No, Corporate Concentration Is Not Driving Inflation. Here’s the Data, Says ITIF

January 14, 2022

WASHINGTON—Progressive economists and elected officials have been increasingly vocal in asserting that corporate concentration is responsible for driving up inflation. In response, the Information Technology and Innovation Foundation (ITIF), the leading think tank for science and technology policy, released the following statement from ITIF President Robert D. Atkinson, who has analyzed the data in a new ITIF blog post:

Progressives are taking a page from Rahm Emanuel’s playbook on this issue: They’re trying not to let a good crisis go to waste. Progressives need to build a compelling case for their aggressive antitrust agenda, so they are seizing on inflation to point the finger at their favorite bogeyman—supposedly high levels of corporate concentration.

But there are two problems. The first is that the most recent data available from the Census Bureau shows that industry concentration hasn’t really gone up in the decade and a half from 2002 to 2017, as evidenced by standard benchmark C4 industry-concentration ratios. In fact, at the most detailed, 6-digit level of industry-classification codes, the average C4 ratio went up just 1 percentage point in that period—from 34.3 percent to 35.3 percent. Moreover, the more concentrated industries were in 2002, the more likely they were to become less concentrated by 2017.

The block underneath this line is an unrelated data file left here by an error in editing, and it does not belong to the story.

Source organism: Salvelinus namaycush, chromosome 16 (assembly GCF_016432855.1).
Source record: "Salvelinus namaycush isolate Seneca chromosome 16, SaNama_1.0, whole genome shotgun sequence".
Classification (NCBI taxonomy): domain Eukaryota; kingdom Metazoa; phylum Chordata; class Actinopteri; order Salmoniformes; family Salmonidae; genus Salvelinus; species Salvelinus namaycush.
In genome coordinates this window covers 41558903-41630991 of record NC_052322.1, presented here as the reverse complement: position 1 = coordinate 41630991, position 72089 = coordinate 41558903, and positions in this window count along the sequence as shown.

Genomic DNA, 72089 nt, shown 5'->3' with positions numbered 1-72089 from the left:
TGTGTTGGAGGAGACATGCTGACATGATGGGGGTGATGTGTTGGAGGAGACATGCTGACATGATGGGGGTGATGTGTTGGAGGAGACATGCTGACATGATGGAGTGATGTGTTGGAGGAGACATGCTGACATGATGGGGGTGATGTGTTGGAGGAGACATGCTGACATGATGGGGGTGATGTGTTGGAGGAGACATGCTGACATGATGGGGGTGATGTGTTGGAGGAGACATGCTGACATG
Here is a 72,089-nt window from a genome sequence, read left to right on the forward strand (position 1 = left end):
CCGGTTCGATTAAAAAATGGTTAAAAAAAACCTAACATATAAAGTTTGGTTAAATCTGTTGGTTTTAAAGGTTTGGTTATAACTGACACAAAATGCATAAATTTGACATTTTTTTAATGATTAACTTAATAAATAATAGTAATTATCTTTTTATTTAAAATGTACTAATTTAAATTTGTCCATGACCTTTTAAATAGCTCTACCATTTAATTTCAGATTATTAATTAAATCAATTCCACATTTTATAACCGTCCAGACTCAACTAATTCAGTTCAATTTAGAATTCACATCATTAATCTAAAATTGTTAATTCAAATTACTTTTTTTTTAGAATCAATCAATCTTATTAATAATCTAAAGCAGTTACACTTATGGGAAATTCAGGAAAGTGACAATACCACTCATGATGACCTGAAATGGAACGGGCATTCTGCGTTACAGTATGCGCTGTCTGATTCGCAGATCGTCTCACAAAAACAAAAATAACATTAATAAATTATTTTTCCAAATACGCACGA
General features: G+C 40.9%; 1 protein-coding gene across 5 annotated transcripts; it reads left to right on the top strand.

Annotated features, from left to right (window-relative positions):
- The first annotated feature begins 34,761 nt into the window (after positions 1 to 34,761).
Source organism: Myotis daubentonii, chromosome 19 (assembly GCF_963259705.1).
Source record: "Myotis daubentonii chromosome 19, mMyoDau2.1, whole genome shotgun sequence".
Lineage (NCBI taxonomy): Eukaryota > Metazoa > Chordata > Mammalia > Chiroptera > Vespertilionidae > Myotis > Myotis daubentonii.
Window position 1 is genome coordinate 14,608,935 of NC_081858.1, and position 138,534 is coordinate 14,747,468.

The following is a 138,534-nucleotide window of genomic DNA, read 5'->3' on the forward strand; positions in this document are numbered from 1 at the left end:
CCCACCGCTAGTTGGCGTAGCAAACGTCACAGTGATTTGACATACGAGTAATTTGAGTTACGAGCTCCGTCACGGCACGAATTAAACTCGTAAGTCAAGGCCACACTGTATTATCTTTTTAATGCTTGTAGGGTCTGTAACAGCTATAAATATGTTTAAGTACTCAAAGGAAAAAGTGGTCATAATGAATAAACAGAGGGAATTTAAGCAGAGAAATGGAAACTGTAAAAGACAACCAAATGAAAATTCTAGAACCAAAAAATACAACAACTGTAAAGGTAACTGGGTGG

Second, and more to the point, there is no correlation between industry concentration and recent consumer price increases. In the 127 industries for which the Bureau of Labor Statistics has data on prices available to cross-reference with the Census data on industry concentration, the correlation coefficient is almost zero (0.0096). So, the data simply do not support the claim that industry concentration is driving inflation.

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No, Corporate Concentration Is Not Driving Inflation. Here’s the Data, Says ITIF